In Flagstaff in 1888, the Chautauqua Literary and Scientific Circle was organized. One of the active members was Celiné Riordan, Matt’s wife. This organization was a home grown version of a movement which began in New York in the 1870s, near Lake Chautauqua. Chautauqua lecture topics often combined social issues with Bible studies. Sessions were devoted to public health, labor problems, women’s issues, and social services, as well as literary, scientific and religious ideas and knowledge. Chautauqua Literary and Scientific Circles were organized across the country, and some provided curriculum by correspondence. In Flagstaff, a Literary Society organized in 1884 along similar lines, and later the local Chautauqua Literary and Scientific Circle disbanded and reconstituted itself as the Flagstaff Musical and Literary Association. These societies were especially popular in rural areas and provided an opportunity for people to participate in intellectual developments, something previously reserved to specialists. They served as a way for people to discuss and debate topics of the day within a society that emphasized education and self-improvement.
A.E. Douglass sitting in the doorway of the dome for the 24-inch Alvan Clark refracting telescope at Lowell Observatory in Flagstaff, Arizona, circa 1897. Photo courtesy of Lowell Observatory Archives.
Into this growing and active community accustomed to traveling scientists and literary discussions, came astronomer A.E. Douglass. He was looking for a place to put a telescope for a wealthy man from Boston, Percival Lowell. In 1894, Douglass had been wined and dined across the Territory, and Flagstaff welcomed him with open arms. He was looking for a combination of qualities which would be suitable for telescope viewing: high elevation which would limit atmospheric interference, distance from the cities with their smoggy skies, and accessibility by transportation. Matt Riordan immediately recognized the benefits that an observatory could bring to the community, so he invited Douglass to stay in his home while conducting his experiments. As soon as it was announced that the decision had been made to choose Flagstaff in April 1894, Matt gathered together leading citizens who drafted a document offering Lowell ten to fifteen acres of his choosing for the sum of one dollar. They also pledged to build and maintain a wagon road from the railroad station to the new observatory. Although scientists had been traveling through the area long before a town was established, this was the first permanent scientific research facility to be established in Flagstaff.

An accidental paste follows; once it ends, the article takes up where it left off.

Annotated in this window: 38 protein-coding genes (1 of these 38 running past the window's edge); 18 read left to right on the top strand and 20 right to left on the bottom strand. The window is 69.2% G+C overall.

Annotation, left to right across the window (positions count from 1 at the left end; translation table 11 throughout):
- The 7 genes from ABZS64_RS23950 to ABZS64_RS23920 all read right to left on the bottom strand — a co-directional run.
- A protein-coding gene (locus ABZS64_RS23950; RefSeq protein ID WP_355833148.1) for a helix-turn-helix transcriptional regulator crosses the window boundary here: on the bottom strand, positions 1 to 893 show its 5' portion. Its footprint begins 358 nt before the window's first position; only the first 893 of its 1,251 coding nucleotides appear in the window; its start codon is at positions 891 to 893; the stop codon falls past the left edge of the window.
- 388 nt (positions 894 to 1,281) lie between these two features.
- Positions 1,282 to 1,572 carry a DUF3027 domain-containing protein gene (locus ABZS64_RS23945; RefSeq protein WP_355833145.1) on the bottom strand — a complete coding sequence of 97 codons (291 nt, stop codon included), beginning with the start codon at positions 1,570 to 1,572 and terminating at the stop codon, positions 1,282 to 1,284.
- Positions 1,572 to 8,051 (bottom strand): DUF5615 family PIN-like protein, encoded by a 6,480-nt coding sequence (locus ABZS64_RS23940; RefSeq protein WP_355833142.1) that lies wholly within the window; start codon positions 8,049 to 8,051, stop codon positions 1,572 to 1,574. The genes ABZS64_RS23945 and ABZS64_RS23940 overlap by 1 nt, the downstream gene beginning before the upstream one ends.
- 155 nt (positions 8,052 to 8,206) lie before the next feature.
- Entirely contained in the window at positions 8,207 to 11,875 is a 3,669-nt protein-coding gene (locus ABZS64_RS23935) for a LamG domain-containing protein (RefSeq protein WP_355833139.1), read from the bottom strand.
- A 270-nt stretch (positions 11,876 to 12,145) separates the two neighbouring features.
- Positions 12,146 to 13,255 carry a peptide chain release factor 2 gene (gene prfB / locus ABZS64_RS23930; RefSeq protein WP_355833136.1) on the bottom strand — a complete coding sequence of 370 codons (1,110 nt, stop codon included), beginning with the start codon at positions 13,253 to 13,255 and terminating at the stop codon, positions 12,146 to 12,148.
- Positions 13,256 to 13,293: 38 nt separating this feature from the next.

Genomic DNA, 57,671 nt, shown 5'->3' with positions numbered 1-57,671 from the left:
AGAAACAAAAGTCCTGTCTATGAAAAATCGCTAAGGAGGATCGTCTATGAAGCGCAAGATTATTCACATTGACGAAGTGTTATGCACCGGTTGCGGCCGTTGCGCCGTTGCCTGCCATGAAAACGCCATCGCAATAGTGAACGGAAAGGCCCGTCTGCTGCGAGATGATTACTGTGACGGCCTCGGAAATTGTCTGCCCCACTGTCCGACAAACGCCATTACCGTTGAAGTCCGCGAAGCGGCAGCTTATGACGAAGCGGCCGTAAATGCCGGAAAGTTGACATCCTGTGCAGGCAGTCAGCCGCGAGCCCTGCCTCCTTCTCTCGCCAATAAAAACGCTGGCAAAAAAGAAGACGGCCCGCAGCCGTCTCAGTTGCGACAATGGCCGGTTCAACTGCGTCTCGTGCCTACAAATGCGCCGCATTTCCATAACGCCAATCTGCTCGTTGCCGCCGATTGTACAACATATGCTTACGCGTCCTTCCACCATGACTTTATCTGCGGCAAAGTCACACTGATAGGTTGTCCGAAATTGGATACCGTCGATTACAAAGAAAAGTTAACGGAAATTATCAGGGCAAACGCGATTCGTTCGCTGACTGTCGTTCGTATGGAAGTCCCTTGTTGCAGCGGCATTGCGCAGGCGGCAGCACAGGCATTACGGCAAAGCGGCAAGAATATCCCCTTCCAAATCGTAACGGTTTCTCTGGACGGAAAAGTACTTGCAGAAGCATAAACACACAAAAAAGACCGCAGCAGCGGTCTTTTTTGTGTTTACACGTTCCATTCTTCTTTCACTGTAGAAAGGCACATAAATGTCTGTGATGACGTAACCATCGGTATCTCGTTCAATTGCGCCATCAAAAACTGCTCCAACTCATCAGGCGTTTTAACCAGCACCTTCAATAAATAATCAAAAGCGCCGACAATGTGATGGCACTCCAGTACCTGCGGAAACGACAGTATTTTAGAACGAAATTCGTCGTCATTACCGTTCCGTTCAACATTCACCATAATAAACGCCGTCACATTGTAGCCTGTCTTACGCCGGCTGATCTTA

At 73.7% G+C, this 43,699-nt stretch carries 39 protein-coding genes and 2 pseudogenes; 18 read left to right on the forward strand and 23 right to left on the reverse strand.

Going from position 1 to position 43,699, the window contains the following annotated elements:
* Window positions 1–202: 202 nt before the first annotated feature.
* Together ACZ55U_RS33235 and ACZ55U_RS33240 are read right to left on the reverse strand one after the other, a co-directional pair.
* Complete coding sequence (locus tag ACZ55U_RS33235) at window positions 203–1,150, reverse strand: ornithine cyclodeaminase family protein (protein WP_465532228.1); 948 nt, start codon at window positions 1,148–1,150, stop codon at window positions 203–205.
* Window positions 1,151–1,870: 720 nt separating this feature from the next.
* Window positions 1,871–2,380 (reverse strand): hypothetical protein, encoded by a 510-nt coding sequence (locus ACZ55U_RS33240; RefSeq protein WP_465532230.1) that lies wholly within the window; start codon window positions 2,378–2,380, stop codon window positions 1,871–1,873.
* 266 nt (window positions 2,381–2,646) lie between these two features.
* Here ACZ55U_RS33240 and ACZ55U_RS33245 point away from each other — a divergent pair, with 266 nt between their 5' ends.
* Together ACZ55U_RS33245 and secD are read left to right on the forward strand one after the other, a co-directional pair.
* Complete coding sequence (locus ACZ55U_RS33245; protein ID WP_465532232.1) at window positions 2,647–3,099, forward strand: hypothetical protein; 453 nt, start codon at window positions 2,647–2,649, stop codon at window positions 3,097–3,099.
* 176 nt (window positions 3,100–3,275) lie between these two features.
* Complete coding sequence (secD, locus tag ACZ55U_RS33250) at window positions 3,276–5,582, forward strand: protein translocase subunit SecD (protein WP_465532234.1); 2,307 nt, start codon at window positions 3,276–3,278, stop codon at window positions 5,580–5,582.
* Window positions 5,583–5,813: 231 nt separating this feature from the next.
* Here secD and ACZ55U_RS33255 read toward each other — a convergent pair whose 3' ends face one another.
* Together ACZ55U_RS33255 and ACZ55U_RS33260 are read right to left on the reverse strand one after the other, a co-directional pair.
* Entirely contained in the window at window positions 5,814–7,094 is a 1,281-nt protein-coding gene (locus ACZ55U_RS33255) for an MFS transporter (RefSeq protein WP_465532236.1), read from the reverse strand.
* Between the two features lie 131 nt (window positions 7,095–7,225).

Summer School of Science & Northern Arizona University
Northern Arizona Normal School, under construction, 1898. Photo courtesy of Cline Library, NAU.
The establishment of Lowell Observatory in 1894 generated considerable excitement, and citizens felt Flagstaff could be identified as a place of science and learning. The Territorial Governor recognized this and suggested to the U.S. Secretary of the Interior in his report of 1895 that Flagstaff should host a “Summer School of Science.”
“I deem it my duty to call the attention of your Department to a wonderful cluster of unparalleled natural phenomena located in northern Arizona. Within a small radius are located the Grand Canyon … San Francisco Mountain...groups of extinct volcanoes, Montezuma’s Well, and the petrified forests. Added to these are the cliff and cave dwellings and other striking evidences of a prehistoric race, making this point of much interest to scientists. … Many scientists from not only the United States but from the Continent of Europe visit this region to study these natural wonders.